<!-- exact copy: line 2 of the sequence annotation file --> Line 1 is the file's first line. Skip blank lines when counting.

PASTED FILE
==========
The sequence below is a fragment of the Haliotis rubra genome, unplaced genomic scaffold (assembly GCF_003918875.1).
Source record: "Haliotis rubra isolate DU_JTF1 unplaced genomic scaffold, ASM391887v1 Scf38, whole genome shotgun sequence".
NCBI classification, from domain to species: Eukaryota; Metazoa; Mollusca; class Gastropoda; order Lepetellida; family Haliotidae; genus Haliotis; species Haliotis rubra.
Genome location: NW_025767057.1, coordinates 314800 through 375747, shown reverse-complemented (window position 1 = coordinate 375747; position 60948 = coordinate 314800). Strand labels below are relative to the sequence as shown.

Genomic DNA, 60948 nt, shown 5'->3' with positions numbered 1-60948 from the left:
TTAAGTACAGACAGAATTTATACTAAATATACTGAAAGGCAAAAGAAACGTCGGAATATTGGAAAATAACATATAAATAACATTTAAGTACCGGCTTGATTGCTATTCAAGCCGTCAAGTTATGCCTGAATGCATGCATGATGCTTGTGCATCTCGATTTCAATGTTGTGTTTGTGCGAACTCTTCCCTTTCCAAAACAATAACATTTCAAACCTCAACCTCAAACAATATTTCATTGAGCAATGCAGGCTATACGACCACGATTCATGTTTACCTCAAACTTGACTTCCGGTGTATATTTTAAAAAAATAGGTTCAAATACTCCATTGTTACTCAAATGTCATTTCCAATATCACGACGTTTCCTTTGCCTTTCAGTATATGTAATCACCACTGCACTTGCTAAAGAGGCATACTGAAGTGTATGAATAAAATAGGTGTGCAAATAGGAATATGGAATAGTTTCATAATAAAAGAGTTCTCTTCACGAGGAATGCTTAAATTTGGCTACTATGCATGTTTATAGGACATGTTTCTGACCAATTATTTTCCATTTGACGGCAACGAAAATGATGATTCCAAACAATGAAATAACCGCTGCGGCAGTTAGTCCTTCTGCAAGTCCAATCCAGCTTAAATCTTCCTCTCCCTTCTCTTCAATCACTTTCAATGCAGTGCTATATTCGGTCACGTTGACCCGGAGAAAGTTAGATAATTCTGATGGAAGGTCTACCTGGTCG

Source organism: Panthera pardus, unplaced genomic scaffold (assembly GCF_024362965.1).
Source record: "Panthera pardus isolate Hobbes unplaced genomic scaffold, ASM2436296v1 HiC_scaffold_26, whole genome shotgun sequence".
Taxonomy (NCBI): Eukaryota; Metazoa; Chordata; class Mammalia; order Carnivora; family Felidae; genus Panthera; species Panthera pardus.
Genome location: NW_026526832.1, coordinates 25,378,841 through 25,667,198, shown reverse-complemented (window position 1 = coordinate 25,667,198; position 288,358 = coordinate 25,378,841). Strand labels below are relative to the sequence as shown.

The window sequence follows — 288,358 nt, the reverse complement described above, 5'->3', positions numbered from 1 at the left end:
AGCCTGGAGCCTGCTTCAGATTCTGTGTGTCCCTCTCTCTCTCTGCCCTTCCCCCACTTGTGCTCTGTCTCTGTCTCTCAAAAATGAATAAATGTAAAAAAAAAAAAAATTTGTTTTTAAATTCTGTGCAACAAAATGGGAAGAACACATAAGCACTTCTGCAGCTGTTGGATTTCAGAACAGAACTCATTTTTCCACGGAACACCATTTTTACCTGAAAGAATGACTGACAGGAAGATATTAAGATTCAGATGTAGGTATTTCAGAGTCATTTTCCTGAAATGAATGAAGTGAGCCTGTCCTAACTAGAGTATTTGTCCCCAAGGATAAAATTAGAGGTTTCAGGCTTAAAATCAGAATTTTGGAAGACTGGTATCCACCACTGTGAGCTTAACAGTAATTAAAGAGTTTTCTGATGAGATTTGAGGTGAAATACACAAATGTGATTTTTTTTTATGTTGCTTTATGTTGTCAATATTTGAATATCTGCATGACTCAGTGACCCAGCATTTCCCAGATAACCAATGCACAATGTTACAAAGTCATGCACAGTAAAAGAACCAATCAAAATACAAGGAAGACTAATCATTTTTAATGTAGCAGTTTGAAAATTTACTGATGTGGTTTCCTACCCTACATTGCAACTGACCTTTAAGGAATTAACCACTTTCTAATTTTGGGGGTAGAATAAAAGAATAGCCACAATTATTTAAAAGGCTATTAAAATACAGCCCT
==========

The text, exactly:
Source record: "Haliotis rubra isolate DU_JTF1 unplaced genomic scaffold, ASM391887v1 Scf38, whole genome shotgun sequence".